Most tech stocks lead by Silicon Valley companies had a great run after the 2009 bottom. Nasdaq once again reached above 5000. The Silicon Valley traffic is unbearable, the rents for tech workers are unpayable, housing in the valley challenges prior heights, or already above. Yet the stock market pundits make us believe stock have a lot more to run. Is that really so?
On March 2, the day of the all-time closing highs in the major stock indexes to date, a swift-acting subscriber snapped a photo of this headline on financial news television.
Notice the sub-header: “Back from the bubble.” I think it should read, “Back in the bubble.” But few people agree with that idea.
A new article published on March 3 — which means the interview took place on March 2, the day of the Nasdaq’s high so far — included a revealing quote. The reporter asked a gentleman who started a tech fund in late 1999 (a few months before tech stocked topped and crashed), “Will investors ever see a bubble like the dot-com boom again?” The answer: “It’s unlikely.” Could we not be making the same old mistakes again?
This Q&A is more evidence that people forget their prior moods and rationalize present extremes into normality no matter what is happening around us.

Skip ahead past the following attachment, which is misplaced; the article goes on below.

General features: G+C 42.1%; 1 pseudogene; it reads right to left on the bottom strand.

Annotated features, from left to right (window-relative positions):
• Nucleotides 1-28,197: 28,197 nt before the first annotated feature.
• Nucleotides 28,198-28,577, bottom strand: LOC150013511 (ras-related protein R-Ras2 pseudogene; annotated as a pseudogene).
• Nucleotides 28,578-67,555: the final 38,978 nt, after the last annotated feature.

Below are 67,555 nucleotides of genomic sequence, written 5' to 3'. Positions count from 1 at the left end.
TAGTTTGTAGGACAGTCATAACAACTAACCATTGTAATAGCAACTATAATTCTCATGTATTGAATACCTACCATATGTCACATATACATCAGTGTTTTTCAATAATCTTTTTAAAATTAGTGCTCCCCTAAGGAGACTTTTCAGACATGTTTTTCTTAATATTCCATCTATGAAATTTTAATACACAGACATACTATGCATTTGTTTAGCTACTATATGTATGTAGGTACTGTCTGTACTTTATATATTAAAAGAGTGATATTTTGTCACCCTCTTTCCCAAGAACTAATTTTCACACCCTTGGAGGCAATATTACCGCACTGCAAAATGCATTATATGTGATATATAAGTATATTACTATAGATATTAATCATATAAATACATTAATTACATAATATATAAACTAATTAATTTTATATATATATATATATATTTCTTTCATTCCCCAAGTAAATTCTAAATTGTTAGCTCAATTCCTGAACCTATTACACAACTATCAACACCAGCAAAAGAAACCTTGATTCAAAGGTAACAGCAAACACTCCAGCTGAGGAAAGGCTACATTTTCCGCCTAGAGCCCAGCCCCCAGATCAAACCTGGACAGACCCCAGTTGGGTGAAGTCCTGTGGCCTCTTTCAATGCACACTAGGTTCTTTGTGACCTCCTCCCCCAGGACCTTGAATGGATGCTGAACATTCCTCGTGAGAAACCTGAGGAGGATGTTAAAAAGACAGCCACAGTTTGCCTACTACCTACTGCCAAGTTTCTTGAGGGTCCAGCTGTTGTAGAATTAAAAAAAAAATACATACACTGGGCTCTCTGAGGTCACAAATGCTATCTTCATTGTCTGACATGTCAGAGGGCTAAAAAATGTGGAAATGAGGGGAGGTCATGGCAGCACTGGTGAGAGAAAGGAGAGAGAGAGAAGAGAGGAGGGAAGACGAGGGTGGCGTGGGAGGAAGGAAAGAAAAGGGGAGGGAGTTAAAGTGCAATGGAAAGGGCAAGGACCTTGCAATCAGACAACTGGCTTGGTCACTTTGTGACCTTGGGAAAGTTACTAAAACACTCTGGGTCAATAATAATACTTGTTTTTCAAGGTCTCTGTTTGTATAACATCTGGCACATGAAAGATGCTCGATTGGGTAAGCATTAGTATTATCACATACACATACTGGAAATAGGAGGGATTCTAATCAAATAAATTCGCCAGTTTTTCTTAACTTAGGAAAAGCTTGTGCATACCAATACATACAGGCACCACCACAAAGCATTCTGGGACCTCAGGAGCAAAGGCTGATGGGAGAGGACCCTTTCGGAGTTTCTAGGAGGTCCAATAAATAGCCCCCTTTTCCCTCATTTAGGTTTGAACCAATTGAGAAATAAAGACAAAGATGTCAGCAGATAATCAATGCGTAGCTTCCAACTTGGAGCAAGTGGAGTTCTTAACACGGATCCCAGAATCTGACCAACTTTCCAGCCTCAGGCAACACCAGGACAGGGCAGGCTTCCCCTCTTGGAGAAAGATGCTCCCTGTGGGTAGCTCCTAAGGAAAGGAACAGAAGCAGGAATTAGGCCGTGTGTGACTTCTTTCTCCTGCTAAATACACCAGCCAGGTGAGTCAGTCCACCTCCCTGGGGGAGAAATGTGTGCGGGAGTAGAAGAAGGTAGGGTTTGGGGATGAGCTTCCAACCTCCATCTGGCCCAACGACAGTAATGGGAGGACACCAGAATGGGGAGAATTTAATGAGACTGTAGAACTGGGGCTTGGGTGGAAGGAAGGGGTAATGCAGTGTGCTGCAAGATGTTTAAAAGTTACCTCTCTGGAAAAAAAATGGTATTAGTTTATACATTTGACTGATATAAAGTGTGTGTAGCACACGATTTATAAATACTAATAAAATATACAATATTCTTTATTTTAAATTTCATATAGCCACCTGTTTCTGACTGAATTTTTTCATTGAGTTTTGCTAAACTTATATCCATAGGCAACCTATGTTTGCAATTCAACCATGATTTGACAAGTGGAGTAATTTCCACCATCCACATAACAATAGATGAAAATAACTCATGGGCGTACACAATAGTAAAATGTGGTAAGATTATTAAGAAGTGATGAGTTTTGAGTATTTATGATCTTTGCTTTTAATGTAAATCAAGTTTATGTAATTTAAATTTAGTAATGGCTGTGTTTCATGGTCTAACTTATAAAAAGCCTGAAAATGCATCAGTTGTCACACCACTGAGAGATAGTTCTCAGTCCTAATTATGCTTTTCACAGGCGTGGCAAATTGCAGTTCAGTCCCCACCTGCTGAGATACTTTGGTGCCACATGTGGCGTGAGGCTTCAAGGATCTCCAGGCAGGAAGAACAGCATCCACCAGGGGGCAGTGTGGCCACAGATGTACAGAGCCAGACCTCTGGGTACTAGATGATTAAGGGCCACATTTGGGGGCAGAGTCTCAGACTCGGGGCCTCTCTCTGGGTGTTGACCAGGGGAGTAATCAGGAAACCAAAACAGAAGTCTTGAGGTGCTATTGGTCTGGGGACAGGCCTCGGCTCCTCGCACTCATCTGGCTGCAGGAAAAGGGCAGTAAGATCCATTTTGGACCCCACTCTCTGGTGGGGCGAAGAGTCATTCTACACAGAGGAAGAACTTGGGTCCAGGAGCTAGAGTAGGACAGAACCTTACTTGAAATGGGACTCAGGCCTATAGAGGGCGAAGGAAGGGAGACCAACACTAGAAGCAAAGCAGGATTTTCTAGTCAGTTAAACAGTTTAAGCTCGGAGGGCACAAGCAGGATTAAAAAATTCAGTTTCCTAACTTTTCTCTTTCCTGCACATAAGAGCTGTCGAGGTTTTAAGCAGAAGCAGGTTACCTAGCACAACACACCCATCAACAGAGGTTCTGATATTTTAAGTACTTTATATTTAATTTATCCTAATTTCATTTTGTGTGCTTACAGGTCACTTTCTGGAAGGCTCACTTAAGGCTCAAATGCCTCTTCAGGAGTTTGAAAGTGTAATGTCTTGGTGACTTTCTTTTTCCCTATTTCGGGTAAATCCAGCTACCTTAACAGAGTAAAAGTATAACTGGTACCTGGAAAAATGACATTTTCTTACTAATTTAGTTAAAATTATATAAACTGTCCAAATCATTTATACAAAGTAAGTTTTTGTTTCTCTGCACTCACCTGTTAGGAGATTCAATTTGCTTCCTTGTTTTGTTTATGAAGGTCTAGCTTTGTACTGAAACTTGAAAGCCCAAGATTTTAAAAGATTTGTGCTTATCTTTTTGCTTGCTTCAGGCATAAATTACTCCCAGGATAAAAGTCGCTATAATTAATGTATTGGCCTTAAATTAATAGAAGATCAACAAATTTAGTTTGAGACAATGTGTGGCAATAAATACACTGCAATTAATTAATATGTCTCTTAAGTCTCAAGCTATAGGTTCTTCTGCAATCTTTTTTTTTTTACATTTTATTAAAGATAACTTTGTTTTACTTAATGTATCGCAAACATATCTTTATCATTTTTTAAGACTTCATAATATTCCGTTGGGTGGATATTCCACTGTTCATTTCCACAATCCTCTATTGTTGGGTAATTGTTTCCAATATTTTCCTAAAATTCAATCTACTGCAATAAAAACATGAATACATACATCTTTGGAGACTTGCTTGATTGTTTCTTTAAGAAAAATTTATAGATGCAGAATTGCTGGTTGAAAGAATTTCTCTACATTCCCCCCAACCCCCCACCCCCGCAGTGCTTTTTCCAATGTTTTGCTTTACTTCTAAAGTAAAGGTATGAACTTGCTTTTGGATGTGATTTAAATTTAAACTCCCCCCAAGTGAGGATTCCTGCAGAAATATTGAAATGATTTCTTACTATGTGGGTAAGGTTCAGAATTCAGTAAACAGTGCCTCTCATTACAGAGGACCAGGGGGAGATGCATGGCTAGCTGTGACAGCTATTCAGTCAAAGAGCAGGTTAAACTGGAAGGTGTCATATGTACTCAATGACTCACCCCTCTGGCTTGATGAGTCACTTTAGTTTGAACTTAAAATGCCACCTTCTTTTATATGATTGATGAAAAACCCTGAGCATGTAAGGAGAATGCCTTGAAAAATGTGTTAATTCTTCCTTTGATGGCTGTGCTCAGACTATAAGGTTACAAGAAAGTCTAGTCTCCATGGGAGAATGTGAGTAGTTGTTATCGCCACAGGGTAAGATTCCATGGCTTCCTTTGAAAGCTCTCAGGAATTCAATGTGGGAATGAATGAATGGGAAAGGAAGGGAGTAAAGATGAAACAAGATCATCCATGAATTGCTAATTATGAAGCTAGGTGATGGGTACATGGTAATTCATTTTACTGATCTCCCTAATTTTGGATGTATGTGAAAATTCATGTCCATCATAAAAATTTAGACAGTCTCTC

Will we see another bubble? We are in one now, by some measures the biggest one ever. If people do not consider this a bubble, then I guess it makes sense to say that those living will not see one again.
Most articles focusing on the Nasdaq Composite index’s return to 5000 quote professionals saying that this time it’s different: The last time was “dreams,” but this time there are “real profits.
Investors are often non-rational in the past but never now.
It is true that the 2000 top in the tech sector capped a bigger mania than we have today. But today’s condition is still a mania. Last year saw just shy of $50 billion worth of venture capital invested in start-up businesses, most of which are technology companies. The only years of higher investment levels are 1999 and 2000, as the stock market reached its greatest overvaluation ever, by multiples.
2014 is “only” the third-bubbliest year in U.S. stock market history. Yet most bubble talk today excuses the situation. It generally comes in three types:
- “There is no bubble” (that’s from the Fed and most economists);
- “It’s early in a bubble with much more to go” (that’s from the average money manager); and …
- “It’s definitely a bubble, but it’s not as extreme as the last one, so stay invested” (that’s from most other people who’ve commented).
Not everyone lives in the illusion. Mark Cuban gets it. Calling the current tech bubble worse than the last one, he highlights the fact that there is no liquidity underlying angel investors’ huge investments in tech companies. That’s the same message we get from the overall stock market’s low volume. When tech investors and other stock owners decide they want out, low liquidity will mean few buyers, and even willing buyers will have little or no credit available, per the margin-debt statistics cited above.